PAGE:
The entering and graduating classes at many of the nation’s leading public universities are looking less and less like the state populations they were founded to serve, a report said Wednesday.
The follow-up to a 2006 analysis of federal data concludes that 50 public flagships, one in each state, “continue to enroll students who are far richer and far whiter” than most in their states, says Kati Haycock, director of the non-profit Education Trust, which released both reports.
Findings note some positive trends. From 2003 to 2007, average institution grants increased by 23%, to $4,910, for students with the lowest 20% of family incomes, under $30,201. They decreased by 4% on average, to $4,158, for those in the top 20%, over $115,399.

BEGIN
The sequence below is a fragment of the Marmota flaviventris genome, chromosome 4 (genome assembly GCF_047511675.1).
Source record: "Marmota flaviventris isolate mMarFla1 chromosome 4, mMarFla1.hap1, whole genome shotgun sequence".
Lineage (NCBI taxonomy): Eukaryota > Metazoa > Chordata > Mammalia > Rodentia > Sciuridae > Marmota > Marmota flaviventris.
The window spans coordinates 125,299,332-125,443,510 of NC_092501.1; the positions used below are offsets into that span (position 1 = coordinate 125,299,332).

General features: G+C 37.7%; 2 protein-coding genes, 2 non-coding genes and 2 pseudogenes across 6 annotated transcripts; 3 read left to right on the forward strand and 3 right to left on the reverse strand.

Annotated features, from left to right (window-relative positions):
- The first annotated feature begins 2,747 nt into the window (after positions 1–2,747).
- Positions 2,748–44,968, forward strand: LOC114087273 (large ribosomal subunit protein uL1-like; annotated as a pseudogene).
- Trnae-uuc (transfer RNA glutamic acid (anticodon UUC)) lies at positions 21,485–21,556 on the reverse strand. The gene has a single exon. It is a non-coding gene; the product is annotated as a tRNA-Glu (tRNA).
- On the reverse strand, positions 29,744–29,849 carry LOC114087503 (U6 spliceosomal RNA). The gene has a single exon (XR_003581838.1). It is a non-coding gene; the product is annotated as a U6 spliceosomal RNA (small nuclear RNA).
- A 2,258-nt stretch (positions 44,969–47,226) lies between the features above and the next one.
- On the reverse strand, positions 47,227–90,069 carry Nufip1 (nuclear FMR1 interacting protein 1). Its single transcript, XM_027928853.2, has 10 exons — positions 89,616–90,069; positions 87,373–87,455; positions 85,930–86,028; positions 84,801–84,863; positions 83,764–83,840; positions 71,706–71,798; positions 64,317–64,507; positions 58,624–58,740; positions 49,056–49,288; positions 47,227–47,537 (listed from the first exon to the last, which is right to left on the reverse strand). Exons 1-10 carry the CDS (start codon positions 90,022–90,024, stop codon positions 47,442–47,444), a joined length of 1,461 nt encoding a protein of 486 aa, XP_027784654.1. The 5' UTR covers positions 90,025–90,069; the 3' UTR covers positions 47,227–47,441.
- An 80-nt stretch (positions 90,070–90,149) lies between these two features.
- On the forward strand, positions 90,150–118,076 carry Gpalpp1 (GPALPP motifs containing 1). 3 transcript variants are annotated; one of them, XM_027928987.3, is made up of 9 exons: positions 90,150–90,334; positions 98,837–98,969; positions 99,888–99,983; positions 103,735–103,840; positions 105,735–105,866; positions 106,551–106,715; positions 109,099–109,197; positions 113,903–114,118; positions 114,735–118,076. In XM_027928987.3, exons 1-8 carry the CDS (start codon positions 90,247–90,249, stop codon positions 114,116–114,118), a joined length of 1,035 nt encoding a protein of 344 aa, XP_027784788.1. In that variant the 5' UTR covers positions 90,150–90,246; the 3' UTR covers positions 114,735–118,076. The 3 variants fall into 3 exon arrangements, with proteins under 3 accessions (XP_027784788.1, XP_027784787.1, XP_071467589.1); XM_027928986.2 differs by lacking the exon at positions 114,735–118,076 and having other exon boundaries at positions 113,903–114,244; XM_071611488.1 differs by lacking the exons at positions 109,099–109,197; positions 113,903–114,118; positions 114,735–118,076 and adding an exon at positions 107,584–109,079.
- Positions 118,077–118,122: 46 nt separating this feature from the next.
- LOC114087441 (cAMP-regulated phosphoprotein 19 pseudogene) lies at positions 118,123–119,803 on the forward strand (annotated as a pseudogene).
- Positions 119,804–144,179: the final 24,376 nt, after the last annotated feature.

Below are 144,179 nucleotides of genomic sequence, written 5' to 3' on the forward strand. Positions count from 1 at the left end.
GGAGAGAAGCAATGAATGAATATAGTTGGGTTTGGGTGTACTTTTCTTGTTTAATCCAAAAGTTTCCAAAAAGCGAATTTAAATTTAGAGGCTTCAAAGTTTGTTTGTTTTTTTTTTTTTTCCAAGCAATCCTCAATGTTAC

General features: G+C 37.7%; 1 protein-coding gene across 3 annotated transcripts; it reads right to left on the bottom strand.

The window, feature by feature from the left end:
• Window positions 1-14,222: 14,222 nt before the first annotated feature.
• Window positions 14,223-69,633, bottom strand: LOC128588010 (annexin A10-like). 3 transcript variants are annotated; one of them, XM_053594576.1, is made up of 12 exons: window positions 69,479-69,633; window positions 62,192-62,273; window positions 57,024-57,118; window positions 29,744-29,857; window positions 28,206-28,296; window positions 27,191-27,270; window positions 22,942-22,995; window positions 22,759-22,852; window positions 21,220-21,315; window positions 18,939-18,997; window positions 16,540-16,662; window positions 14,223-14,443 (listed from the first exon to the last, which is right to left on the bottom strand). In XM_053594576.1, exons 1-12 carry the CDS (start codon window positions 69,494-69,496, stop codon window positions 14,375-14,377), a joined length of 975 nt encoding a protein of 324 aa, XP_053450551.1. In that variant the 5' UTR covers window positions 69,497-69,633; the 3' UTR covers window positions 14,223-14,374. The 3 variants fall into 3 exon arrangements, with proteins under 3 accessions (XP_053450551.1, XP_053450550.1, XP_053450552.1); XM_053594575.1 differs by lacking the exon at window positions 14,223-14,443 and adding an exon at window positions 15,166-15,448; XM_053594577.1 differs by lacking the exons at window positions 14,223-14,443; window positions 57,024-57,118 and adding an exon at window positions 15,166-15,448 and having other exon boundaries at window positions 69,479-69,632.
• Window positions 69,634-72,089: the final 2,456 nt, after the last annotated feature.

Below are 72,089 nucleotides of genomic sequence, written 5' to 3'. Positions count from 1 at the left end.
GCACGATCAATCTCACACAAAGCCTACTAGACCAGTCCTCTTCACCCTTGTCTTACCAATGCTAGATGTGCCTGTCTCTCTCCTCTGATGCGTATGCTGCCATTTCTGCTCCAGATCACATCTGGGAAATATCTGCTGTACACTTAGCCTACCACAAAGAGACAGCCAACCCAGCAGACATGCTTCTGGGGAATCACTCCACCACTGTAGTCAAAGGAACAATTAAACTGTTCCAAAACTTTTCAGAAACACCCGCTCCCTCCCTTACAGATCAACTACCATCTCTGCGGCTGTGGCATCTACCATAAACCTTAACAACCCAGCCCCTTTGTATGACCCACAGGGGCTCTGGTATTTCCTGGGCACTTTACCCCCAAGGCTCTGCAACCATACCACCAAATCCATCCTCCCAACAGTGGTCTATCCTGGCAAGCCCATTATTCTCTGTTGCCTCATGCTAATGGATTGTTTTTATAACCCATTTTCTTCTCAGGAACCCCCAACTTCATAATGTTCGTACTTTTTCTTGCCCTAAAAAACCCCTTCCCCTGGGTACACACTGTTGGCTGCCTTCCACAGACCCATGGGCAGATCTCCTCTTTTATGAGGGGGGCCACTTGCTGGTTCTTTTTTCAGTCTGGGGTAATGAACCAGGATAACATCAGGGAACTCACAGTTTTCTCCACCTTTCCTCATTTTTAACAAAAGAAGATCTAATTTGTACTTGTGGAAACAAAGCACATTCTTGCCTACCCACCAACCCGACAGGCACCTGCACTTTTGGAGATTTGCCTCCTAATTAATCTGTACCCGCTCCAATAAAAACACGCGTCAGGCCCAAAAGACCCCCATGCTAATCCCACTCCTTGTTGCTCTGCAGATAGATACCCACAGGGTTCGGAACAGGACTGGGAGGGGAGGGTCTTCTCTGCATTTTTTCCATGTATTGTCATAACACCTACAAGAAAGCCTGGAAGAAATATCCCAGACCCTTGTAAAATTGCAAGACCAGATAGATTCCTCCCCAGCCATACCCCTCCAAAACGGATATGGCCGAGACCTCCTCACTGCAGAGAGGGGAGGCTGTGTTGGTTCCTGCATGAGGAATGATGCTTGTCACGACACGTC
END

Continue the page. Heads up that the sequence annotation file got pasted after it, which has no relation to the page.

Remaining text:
[Editors Note: Education Trust’s new report “Opportunity Adrift: Our Flagship Universities Are Straying From Their Public Mission” can be downloaded as a PDF file here. Education’s Trust’s website slogan is “Closing the achievement gap.”]